Definition: Lacking enthusiasm and spirit; listless, languid.
“Lackadaisical” originates from the exclamation “lackaday,” an expression of regret, which in turn is a contraction of “alack the day,” – which itself comes from the Middle English “lack,” meaning sorrow, shame, regret.
A lackadaisical person is one who is prone to exclaiming “lackaday!” when things aren’t going his way, rather than doing something about the situation.
Why this word?
One could ask, “How is ‘lackadaisical’ different from the much-simpler ‘lazy?’’” Why does the English language have the need for another word describing a lack of interest? The key difference between the two words is that while laziness describes someone who dislikes his work and therefore doesn’t do it, the lackadaisical person is one who does not perceive a purpose to his actions. As opposed to a lazy person who wants to spare himself the effort of doing something that needs doing, a lackadaisical person is content to let life occur as it does. He feels no guilt about his inaction because he sees nothing wrong with it. There is nothing that needs doing; therefore doing nothing is quite legitimate.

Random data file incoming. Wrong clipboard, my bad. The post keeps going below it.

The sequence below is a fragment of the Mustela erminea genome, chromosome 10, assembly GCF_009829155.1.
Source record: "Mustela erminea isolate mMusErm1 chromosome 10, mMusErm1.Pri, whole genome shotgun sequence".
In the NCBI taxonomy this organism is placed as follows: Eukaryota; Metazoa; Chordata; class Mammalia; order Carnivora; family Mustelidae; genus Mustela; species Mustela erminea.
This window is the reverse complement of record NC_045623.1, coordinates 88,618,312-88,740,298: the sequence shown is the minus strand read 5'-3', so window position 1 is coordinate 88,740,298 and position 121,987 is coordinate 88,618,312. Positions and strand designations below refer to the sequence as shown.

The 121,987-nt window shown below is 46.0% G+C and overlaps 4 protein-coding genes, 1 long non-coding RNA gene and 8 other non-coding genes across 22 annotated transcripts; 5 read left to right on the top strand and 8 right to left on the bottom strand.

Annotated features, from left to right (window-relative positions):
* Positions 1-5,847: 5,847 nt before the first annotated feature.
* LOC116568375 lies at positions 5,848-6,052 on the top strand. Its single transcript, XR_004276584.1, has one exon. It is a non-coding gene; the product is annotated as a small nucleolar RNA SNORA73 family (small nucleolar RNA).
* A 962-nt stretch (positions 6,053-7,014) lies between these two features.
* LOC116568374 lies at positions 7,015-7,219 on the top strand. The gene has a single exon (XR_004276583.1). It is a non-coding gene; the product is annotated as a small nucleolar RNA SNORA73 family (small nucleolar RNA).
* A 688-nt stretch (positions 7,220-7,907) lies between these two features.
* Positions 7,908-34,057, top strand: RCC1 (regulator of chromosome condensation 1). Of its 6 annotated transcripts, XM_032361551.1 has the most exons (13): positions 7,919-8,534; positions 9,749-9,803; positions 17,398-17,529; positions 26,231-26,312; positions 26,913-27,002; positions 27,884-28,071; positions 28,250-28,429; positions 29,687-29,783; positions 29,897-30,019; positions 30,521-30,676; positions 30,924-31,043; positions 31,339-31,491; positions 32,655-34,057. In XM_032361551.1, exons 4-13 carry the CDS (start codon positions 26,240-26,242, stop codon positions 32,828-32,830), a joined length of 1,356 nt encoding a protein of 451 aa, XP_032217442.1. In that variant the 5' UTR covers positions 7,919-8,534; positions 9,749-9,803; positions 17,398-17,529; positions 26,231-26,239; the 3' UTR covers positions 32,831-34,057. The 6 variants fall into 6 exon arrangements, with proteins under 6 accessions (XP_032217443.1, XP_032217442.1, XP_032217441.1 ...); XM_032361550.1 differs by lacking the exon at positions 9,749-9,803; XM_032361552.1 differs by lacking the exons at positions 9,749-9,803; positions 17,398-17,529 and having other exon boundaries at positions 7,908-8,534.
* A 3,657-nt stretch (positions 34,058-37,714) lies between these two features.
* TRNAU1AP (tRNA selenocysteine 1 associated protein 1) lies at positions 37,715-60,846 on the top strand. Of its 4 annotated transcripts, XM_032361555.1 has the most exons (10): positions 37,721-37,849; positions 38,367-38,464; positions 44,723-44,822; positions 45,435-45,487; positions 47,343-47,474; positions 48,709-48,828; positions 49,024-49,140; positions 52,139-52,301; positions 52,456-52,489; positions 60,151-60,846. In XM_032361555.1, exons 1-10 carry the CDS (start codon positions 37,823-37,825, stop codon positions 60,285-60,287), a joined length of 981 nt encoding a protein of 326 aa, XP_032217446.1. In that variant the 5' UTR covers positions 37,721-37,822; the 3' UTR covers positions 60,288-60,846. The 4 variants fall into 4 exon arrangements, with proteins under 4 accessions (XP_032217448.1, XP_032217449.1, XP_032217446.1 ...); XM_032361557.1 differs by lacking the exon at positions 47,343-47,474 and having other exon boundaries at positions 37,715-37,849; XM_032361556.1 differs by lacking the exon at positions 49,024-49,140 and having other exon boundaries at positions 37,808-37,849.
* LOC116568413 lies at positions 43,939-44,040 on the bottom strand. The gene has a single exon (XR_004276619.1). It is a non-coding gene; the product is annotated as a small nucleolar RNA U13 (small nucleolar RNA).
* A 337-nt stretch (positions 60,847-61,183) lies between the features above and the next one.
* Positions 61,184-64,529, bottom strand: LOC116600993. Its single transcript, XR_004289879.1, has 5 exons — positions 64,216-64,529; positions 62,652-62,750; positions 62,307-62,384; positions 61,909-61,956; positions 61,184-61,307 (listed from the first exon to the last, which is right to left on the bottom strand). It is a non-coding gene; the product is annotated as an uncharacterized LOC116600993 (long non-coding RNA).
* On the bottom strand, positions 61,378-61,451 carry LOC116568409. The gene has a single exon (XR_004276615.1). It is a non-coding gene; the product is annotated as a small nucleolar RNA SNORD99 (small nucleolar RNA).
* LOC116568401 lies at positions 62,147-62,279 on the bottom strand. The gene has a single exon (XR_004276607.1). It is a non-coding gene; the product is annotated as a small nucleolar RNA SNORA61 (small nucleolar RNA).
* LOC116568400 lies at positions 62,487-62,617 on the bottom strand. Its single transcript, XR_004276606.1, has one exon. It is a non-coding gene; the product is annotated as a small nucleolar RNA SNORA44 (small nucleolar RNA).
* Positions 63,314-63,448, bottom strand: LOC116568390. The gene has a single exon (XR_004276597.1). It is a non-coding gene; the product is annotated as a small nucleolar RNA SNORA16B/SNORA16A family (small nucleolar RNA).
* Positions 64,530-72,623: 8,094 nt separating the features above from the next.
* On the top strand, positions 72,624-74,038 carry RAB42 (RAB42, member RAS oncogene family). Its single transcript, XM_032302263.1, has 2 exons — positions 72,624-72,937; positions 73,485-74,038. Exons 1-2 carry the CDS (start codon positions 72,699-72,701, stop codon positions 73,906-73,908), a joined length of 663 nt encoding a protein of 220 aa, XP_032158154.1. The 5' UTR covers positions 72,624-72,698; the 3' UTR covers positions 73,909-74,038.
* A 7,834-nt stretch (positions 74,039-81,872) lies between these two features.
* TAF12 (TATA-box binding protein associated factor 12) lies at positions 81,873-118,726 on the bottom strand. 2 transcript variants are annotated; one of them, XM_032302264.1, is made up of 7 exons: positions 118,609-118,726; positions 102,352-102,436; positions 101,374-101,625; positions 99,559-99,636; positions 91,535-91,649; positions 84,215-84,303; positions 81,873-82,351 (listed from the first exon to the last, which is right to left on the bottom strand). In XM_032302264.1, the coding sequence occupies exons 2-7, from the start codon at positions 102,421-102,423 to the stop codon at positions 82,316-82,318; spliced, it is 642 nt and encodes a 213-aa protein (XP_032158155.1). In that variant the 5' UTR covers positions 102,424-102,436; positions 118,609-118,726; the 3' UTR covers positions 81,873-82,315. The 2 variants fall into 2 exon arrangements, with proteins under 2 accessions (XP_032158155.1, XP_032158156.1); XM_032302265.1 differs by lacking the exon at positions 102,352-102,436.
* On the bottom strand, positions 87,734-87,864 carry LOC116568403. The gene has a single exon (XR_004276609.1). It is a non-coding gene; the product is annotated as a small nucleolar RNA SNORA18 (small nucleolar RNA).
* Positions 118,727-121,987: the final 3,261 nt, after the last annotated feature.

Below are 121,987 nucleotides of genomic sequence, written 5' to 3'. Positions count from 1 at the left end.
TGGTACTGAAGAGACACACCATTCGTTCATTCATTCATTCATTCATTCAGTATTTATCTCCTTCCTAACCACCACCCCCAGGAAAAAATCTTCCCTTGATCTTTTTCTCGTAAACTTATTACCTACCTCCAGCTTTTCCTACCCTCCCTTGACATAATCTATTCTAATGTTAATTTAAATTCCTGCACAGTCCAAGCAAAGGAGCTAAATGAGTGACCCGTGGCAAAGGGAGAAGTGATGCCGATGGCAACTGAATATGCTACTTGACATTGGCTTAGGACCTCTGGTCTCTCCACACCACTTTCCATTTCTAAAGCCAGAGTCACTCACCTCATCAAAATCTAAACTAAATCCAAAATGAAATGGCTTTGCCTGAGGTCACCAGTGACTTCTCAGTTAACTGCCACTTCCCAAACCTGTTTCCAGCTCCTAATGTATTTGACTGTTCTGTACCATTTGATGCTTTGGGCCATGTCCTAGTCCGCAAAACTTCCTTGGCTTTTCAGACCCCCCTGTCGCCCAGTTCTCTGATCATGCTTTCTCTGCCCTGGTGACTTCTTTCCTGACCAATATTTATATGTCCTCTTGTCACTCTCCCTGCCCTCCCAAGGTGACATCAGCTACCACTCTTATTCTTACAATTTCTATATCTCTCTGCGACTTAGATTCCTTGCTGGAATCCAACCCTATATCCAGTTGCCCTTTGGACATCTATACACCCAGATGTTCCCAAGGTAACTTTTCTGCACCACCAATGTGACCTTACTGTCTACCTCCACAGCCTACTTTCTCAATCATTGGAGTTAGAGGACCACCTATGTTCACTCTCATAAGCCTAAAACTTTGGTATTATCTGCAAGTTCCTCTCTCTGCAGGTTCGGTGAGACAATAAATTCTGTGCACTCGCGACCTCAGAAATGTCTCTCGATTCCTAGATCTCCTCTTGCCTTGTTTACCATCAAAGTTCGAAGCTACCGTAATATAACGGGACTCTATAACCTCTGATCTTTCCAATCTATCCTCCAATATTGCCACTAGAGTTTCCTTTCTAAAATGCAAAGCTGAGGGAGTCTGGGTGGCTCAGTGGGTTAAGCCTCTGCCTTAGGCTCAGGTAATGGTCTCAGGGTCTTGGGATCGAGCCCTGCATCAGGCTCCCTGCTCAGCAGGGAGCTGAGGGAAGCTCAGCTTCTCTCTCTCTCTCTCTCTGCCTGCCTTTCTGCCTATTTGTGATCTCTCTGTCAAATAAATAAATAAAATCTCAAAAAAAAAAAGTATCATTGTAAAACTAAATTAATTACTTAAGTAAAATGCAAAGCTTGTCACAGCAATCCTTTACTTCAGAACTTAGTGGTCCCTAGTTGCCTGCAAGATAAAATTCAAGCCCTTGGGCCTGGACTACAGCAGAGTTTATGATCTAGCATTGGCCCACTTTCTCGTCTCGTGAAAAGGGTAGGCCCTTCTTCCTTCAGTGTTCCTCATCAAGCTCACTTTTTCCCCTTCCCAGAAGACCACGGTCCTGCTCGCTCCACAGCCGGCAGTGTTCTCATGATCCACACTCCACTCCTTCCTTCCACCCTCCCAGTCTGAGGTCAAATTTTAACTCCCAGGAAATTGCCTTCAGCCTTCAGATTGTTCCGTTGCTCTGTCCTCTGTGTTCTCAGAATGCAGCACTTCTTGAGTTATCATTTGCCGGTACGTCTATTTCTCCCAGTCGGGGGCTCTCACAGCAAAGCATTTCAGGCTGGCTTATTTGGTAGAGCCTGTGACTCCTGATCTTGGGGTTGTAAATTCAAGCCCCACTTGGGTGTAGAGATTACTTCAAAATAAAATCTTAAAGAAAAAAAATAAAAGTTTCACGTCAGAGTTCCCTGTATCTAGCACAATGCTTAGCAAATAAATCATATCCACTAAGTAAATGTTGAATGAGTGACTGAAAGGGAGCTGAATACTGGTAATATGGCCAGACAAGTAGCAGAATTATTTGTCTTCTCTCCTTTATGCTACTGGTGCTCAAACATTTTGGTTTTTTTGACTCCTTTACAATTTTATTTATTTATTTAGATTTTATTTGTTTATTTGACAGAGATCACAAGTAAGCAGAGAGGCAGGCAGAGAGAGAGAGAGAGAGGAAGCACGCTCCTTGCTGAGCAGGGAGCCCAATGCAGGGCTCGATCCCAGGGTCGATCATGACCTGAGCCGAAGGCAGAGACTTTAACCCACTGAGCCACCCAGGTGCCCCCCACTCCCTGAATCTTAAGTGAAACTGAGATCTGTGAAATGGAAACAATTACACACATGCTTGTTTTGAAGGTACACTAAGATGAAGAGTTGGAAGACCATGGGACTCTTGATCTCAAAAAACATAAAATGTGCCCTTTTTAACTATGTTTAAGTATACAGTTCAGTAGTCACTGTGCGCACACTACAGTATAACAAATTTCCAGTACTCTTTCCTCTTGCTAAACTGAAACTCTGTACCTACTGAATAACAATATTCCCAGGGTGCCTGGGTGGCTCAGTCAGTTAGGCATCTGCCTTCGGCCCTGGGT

How to use Lackadaisical?
Lackadaisical is slightly offbeat, a fun-sounding word. Using it is a great way to freshen up your vocabulary! It can be used to describe a person, an attitude, a manner. “His lackadaisical approach to the matter was appalling.” “The teacher’s lackadaisical attitude was what led to his firing.”